A Snowy Interlude

February snow (16)As near as I can tell, we had 16 inches of snow fall yesterday.  Actually, it didn’t really fall-the wind blew it every which way. It started out slow, but it was steady.  At 5 pm yesterday, I had decided the weather forecast people had been outwitted by Mother Nature once again. We had some snow-but we always have snow. A winter in Michigan without snow is rare. The piddling daytime accumulation surely was not the volume of snow we had had by this time last year. I was yawning.  By 6pm the speed of descent had really picked up, along with the wind. Hmm. By 10 pm, I knew the snowfall would be considerable.

February snow (17)This was our first snow storm of the winter.  As much as I detest being shut out of my garden, the winter landscape can be quite beautiful.  If a landscape has been designed with a winter season in mind, there should be plenty to look at. I suppose I should be censured for still having my garland and wreath up in February, but it has a wintry look to me. I like having it to look at.  I feel the same way about my winter lighting. How the lights melt the snow-bravo, those lights.

February snow (15)The evergreens in my landscape are beautiful, given either a dusting, or a drubbing of weather. We had lots of wind; would that I were able to photograph it. It was fierce. The big Norway maple in the back left of this photograph was swaying, and creaking. The sound was as spectacular as the motion.

February snow (5)In the morning, the landscape was all about the depth of the snow, and the height of the drifts. Beautiful. Some storms can be utterly destructive and horrifying. This snow, everywhere, whipped into the most astonishing shapes, was breathtaking.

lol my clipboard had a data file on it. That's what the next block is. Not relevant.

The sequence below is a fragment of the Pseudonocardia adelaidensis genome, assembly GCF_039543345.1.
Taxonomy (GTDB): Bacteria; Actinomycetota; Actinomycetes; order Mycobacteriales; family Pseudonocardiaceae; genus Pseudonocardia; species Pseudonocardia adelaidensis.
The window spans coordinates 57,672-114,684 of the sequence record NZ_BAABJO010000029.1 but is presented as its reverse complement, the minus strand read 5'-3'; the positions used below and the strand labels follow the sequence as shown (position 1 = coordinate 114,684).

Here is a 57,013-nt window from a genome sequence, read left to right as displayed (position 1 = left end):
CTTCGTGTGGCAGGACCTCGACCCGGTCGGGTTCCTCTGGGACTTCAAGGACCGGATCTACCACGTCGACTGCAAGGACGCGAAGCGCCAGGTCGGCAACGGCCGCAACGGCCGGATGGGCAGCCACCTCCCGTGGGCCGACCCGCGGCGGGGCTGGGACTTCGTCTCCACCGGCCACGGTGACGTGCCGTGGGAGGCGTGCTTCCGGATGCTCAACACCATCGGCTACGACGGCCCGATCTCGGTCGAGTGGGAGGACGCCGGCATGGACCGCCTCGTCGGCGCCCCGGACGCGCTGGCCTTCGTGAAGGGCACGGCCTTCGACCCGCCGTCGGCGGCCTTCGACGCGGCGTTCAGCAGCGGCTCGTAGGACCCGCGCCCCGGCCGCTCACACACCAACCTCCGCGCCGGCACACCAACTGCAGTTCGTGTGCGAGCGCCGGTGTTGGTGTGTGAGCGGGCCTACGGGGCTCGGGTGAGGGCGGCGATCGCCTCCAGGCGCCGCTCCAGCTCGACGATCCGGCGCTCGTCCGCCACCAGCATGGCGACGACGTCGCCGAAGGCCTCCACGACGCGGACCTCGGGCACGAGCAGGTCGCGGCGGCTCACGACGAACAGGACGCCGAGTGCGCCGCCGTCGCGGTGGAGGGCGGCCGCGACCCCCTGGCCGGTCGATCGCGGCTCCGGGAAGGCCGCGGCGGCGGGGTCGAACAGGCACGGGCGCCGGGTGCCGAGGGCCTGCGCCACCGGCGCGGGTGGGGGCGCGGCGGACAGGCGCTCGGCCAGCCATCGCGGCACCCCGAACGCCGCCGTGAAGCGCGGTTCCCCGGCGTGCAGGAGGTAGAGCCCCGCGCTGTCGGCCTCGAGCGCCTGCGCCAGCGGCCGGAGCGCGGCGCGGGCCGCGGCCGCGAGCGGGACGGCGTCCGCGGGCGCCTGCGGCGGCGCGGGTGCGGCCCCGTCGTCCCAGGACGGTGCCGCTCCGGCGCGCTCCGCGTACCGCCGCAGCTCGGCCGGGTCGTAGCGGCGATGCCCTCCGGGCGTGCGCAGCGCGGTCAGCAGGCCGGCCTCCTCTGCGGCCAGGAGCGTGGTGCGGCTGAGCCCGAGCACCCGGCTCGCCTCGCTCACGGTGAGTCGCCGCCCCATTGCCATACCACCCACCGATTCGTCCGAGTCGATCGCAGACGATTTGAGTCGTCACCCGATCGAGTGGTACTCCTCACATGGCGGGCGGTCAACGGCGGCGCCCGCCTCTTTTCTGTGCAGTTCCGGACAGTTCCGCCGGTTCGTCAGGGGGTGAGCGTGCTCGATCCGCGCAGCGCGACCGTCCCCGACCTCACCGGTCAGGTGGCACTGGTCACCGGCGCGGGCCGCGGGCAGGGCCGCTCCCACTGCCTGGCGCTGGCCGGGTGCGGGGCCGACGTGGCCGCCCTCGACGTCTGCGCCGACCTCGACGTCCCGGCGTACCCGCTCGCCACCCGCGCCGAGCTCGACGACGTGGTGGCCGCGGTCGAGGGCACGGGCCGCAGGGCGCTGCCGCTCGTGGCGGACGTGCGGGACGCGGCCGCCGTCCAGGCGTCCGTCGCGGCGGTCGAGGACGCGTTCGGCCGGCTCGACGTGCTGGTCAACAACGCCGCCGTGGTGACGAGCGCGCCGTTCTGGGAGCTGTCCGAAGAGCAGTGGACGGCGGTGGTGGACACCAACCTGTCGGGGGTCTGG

February snow (20)It took an hour for one of my landscape crew people to shovel the drive. They look after me in the winter.  I will admit that I backed the suburban blind down the driveway to the street to clean it off. There really isn’t any other place to put snow here.  The Suburban snow went in the street.

February snow (11)Once I cleaned off the bus, I backed it back up the driveway.  I would need to gun it out of the drive into the street.  Only the momentum established by this heavy vehicle would propel me 1/2 block to the next street over-which had been plowed. My city only plows the main arteries in a neighborhood. I would be on my own, getting to that plowed street.

February snow (6)Before I left for work, I had to take more pictures. We had a landscape/weather event, and I am a fan of such. I am trying not to think about another snow storm, as the snow piles are 6 feet tall from this one storm. But all the snow was beautiful.  I shoveled the upper deck myself.  The snow was dry and powdery-I just pushed it off the deck into the yard.

February snow (2)My winter pots had a look this morning not of my own creation.  Given a rock solid construction, they were unfazed by all of the snow.  Just so much better looking. So striking, the forms generated by the snow.

February snow (8)These plastic picks with rhinestone dots were unbowed, and still glittering this morning.

February snow (1)The fountain yard was sculptural beyond anything I had been able to achieve with this space.  It was corgi-proof.  Even Milo would not venture off the bottom stair. I love the peace and quiet of it.  How the landscape is muffled.